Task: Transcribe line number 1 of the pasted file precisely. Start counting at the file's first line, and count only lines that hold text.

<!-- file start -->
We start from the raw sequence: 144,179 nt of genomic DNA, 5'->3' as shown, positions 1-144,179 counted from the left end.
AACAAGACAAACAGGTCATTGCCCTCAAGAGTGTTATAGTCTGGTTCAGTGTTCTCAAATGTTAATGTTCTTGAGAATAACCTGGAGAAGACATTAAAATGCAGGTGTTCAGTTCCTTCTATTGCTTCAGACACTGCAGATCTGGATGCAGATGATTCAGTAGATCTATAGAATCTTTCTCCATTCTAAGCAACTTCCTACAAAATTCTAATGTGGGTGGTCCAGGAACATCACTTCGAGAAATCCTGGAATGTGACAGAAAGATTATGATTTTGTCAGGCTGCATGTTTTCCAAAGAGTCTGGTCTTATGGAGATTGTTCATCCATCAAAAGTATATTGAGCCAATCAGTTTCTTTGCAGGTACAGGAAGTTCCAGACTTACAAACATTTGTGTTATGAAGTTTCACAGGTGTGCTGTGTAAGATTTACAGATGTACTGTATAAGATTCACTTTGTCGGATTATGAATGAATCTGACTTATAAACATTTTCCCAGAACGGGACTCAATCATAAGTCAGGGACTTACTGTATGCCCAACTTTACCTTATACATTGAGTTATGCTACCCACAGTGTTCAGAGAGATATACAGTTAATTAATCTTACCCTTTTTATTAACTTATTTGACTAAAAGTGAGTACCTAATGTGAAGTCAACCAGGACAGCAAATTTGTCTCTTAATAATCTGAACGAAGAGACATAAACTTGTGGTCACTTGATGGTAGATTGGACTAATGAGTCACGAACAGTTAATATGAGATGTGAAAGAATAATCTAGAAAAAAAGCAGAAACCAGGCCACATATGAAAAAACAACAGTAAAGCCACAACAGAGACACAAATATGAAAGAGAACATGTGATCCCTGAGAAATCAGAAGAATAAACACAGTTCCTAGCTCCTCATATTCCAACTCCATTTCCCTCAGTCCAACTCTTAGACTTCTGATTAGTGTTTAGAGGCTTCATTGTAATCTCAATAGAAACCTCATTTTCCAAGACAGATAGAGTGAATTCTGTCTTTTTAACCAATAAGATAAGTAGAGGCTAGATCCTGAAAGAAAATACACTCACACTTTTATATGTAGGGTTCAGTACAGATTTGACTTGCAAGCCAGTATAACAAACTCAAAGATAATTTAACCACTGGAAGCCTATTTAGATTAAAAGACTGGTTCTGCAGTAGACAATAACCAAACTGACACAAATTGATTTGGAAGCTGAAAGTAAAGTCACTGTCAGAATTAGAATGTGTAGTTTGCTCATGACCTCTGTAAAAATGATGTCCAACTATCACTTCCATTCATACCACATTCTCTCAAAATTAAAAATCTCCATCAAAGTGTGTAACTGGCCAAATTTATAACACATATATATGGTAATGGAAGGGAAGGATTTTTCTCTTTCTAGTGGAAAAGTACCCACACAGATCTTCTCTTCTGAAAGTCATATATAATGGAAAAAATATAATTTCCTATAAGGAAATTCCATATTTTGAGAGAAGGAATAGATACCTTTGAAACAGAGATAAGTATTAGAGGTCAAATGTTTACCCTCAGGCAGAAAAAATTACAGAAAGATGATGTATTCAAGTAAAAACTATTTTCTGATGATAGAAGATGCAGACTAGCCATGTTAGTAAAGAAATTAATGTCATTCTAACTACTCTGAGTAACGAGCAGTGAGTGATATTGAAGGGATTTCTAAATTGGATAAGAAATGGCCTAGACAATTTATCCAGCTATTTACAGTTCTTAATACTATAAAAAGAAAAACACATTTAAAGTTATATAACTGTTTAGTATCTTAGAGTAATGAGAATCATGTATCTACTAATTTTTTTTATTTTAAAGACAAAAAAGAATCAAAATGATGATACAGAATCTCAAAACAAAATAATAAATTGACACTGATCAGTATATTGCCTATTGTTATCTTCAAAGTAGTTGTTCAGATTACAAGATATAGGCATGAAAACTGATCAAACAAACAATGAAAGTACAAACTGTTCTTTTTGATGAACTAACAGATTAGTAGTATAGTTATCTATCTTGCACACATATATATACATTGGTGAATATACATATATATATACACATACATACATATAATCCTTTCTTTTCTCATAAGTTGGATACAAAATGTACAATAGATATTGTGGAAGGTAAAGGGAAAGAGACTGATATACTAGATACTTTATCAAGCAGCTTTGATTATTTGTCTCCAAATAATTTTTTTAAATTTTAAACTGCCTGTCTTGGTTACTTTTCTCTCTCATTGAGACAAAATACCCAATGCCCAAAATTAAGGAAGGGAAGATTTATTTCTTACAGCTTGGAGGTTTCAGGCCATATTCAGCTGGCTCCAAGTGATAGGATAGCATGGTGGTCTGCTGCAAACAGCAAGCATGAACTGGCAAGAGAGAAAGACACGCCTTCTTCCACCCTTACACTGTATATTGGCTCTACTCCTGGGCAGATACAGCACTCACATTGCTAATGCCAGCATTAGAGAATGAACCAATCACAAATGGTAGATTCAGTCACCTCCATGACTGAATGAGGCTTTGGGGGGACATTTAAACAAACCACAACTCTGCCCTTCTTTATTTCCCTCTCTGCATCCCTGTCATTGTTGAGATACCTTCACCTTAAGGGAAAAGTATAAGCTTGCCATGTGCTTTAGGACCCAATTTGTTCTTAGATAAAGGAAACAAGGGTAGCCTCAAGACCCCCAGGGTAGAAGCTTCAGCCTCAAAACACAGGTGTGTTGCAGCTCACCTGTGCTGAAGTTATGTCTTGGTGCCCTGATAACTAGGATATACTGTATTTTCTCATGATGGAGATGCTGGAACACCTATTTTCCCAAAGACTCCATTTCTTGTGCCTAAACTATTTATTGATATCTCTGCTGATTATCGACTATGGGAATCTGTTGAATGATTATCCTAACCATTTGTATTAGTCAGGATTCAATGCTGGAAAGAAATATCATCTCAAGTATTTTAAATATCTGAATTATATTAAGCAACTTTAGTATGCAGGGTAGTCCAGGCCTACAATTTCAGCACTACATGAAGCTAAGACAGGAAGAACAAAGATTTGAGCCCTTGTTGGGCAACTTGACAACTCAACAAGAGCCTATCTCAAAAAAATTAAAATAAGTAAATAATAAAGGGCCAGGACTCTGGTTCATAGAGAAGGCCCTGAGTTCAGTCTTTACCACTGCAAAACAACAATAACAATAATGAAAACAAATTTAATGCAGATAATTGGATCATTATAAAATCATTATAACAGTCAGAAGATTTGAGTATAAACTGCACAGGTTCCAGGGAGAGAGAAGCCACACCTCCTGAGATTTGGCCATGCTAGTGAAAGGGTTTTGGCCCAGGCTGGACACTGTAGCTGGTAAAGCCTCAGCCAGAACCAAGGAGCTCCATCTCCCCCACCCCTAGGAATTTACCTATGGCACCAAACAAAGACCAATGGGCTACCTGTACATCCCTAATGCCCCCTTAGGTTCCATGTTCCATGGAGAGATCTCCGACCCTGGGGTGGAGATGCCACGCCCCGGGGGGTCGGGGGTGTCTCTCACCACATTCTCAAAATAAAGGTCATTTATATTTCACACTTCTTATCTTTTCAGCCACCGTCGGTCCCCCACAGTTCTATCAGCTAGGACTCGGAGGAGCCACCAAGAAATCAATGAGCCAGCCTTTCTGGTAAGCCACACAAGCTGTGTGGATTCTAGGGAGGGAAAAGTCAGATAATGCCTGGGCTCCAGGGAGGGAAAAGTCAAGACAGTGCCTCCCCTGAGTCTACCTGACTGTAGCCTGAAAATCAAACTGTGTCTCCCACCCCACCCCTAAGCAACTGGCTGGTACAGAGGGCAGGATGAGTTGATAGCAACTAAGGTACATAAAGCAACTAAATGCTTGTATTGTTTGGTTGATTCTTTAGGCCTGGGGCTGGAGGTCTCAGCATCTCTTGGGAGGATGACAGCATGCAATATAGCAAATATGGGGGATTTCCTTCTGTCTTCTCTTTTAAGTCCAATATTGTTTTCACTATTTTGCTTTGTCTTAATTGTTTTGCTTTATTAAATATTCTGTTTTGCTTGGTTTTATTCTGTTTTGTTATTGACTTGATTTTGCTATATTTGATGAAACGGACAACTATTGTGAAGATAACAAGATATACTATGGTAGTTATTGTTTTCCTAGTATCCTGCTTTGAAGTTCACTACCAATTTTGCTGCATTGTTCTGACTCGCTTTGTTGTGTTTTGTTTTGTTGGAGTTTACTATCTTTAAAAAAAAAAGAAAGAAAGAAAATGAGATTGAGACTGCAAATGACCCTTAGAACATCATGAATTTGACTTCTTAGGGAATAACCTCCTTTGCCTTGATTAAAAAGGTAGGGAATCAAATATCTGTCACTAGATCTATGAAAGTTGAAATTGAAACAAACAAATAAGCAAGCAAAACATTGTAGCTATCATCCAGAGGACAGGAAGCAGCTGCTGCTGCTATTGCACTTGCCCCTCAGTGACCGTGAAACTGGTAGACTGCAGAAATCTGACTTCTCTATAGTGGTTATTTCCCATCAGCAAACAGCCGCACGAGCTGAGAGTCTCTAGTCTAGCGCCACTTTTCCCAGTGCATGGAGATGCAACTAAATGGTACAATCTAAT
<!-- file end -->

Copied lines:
We start from the raw sequence: 144,179 nt of genomic DNA, 5'->3' as shown, positions 1-144,179 counted from the left end.